Thanks to those of you that picked up Boozehounds and Ball Drops! I’m hard at work on Scry Harder, and that will be the second to last Book in the Mystic’s End series. I’ve already mapped out and put the next one up for you, and I think you’ll like the Owl Star Witch!
I do need to take a moment to talk about some not so great news. This year I started a foray into audiobooks, and I have to admit it’s been less than fun. I chose to produce them through Amazon’s ACX, and while I thought I’d be getting one out once a month and catch up easily? Due to massive delays at ACX, that hasn’t been the case. For example, Sketchy Charms was submitted to ACX on October 25th as complete and ready to go. On November 19th, the quality control process was finally completed—though I still have no idea when it will be actually in the store. Production took about half the time.
That alone would be frustrating enough. However, it’s come to light within the past month that Audible is promoting exchanges and returns as a feature of membership. You can read in-depth information about this in these locations:
- Audiblegate! The incredible true story of missing sales
- Audiblegate: HOW AUDIBLE-ACX RETURNS POLICY PENALIZES AUTHORS
To make a long story short, it appears that the returns of audiobooks are extremely high (which stands to reason as this is encouraged by Audible) and that folks openly discuss using the returns as a way to get more out of their credits—kind of like a makeshift subscription service/KU for audiobooks. My own sales math does seem a bit wonky – the first month, 75% of my audiobook sales were through member credit. Second month? That dropped to 50%. The third month it dropped all the way down to 20% – and yet sales made via purchases both by members and non-members remained relatively stable. It was only the membership sales that had wild fluctuations and steep drops.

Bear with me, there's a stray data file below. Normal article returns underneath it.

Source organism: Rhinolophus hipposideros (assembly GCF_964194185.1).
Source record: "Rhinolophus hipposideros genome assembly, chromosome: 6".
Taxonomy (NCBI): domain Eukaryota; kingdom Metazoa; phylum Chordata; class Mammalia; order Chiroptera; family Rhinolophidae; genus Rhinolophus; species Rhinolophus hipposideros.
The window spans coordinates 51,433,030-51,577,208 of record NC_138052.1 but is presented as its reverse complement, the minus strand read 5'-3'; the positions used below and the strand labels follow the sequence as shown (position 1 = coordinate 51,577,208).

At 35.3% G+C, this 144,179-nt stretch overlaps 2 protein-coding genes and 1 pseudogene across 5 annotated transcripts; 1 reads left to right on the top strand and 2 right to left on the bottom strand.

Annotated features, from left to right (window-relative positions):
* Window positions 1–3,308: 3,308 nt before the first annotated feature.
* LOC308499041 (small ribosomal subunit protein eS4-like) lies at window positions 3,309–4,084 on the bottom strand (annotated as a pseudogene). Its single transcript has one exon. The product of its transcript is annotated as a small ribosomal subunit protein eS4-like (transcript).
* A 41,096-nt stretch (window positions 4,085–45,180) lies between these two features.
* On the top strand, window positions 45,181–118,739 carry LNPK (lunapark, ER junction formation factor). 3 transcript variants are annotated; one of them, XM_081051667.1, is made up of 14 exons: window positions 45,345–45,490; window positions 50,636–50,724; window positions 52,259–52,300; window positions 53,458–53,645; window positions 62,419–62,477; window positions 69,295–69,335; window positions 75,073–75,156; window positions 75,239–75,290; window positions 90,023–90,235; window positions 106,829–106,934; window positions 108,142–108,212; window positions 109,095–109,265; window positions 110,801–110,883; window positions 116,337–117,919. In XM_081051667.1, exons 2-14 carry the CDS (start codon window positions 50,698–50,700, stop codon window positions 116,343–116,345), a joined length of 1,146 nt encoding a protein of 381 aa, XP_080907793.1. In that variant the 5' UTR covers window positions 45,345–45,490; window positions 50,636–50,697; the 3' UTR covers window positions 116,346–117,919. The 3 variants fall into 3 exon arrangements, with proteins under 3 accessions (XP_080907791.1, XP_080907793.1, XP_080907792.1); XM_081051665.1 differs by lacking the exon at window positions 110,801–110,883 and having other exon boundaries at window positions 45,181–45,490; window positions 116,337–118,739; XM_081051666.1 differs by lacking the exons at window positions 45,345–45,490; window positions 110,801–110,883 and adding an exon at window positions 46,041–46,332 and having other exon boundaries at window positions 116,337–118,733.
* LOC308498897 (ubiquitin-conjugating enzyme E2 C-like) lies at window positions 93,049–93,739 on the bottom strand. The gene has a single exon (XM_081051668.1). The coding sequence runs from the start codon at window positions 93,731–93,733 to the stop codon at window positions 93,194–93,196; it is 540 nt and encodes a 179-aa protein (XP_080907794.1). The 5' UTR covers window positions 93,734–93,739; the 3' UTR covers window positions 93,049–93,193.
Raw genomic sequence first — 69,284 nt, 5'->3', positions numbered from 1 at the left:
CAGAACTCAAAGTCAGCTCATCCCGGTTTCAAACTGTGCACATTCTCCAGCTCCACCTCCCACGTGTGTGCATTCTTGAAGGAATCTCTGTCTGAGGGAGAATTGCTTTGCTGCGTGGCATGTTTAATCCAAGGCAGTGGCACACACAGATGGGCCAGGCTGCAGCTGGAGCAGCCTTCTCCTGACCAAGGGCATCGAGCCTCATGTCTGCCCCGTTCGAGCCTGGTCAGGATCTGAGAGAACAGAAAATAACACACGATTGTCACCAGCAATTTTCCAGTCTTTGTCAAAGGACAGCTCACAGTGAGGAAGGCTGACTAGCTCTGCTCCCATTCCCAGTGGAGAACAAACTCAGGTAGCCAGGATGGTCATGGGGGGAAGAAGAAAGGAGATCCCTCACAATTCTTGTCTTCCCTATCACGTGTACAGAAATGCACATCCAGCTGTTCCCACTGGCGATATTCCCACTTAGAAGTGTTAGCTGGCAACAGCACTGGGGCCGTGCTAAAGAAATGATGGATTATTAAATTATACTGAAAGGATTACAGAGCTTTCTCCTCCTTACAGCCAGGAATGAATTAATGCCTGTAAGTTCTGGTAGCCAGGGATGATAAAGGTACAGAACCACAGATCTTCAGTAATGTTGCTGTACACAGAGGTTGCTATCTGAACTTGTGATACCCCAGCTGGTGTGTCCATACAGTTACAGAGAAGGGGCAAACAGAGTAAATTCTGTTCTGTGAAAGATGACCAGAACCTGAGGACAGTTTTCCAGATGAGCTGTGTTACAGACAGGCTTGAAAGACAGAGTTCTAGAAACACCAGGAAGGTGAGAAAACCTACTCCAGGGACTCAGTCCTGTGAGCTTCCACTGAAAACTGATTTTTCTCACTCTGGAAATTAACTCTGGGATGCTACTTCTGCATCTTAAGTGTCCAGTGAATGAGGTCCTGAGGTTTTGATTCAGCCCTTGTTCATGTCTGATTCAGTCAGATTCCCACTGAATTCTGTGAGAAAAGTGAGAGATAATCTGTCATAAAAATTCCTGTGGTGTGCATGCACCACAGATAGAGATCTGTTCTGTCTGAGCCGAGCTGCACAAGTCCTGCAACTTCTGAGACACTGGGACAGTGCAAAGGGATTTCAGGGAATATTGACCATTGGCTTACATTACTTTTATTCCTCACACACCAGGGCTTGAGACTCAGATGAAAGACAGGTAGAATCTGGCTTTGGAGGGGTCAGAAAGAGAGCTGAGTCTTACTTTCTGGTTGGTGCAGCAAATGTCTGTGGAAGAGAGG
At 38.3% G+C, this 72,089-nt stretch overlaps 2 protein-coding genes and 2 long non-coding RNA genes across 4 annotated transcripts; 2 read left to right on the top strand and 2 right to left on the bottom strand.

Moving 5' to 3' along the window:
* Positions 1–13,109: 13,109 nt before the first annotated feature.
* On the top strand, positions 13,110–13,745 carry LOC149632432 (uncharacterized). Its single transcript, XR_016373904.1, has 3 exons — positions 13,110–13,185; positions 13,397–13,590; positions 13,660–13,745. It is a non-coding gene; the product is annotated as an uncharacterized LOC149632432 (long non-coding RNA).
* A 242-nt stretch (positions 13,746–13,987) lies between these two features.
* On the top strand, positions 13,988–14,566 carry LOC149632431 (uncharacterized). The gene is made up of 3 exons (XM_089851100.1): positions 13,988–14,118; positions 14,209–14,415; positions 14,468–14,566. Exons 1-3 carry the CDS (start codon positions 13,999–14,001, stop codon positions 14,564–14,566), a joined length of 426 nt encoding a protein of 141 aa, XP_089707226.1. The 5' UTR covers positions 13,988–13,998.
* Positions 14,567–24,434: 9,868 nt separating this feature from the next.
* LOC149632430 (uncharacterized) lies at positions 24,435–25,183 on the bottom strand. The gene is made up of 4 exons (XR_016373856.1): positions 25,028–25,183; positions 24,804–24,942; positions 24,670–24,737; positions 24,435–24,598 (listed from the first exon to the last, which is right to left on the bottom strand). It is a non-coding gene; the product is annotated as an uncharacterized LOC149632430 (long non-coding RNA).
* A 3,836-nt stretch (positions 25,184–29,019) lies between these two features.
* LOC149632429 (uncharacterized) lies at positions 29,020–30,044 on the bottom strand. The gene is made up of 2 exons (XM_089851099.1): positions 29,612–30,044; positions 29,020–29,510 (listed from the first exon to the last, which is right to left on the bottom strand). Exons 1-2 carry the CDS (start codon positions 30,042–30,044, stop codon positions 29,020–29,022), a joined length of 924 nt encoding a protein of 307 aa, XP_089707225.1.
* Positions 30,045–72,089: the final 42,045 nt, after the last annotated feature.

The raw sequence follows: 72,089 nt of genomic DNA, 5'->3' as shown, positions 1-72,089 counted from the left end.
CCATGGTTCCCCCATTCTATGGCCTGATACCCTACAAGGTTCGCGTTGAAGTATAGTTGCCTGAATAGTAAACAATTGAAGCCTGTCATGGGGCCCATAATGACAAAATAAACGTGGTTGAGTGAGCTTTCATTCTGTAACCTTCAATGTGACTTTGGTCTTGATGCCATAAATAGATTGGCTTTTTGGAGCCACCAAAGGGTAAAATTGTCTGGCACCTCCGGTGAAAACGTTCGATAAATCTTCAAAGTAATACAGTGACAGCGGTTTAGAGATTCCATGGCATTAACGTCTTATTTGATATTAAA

The problem is when books are returned or exchanged to get the next one in the series, no royalties are paid to rightsholders for that listen. This means that audiobooks—which already pay fewer royalties than books and are far more expensive to produce—are not just unprofitable but can become financial liabilities.
If you’d like to join us in an attempt to discourage Amazon from (1) hiding our returns from us and (2) encouraging those exchanges and returns as a feature of membership, please think about signing the Author’s Guild Petition.
For now, I’ve put the production of the rest of the audiobooks in the Mystic’s End series on hold. I’ve requested my returns data from Audible so I can confirm precisely how much of a problem this is, and once I get that data I’ll make a decision as to whether it’s financially feasible to continue. I hope I’ll be able to—I really do like the audiobooks, and I want my listeners to have them. I’d like to find a way to do that while subsidizing my career instead of Amazon’s business model, though.
Stay safe, and happy Thanksgiving!